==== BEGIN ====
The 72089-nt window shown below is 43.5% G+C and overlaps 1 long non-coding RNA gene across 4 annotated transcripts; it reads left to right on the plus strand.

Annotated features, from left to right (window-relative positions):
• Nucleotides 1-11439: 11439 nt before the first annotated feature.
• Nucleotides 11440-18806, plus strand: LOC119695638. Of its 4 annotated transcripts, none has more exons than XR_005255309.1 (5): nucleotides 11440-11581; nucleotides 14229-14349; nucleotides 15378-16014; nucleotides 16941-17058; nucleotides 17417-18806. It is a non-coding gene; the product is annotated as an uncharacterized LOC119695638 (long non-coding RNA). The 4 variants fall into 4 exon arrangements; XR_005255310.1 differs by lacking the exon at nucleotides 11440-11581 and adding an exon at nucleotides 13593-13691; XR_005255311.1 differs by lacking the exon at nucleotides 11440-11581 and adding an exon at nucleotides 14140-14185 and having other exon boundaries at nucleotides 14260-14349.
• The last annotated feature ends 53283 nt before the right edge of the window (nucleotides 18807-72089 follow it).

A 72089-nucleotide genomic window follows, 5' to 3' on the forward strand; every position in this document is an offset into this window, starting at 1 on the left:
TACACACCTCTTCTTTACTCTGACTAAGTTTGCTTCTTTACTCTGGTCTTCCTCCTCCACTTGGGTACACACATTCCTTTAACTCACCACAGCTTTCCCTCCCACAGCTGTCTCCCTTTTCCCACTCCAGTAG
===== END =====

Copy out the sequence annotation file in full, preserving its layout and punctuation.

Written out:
The 72089-nt window shown below is 43.5% G+C and overlaps 1 long non-coding RNA gene across 4 annotated transcripts; it reads left to right on the plus strand.

Annotated features, from left to right (window-relative positions):
• Nucleotides 1-11439: 11439 nt before the first annotated feature.
• Nucleotides 11440-18806, plus strand: LOC119695638. Of its 4 annotated transcripts, none has more exons than XR_005255309.1 (5): nucleotides 11440-11581; nucleotides 14229-14349; nucleotides 15378-16014; nucleotides 16941-17058; nucleotides 17417-18806. It is a non-coding gene; the product is annotated as an uncharacterized LOC119695638 (long non-coding RNA). The 4 variants fall into 4 exon arrangements; XR_005255310.1 differs by lacking the exon at nucleotides 11440-11581 and adding an exon at nucleotides 13593-13691; XR_005255311.1 differs by lacking the exon at nucleotides 11440-11581 and adding an exon at nucleotides 14140-14185 and having other exon boundaries at nucleotides 14260-14349.
• The last annotated feature ends 53283 nt before the right edge of the window (nucleotides 18807-72089 follow it).

A 72089-nucleotide genomic window follows, 5' to 3' on the forward strand; every position in this document is an offset into this window, starting at 1 on the left:
TACACACCTCTTCTTTACTCTGACTAAGTTTGCTTCTTTACTCTGGTCTTCCTCCTCCACTTGGGTACACACATTCCTTTAACTCACCACAGCTTTCCCTCCCACAGCTGTCTCCCTTTTCCCACTCCAGTAG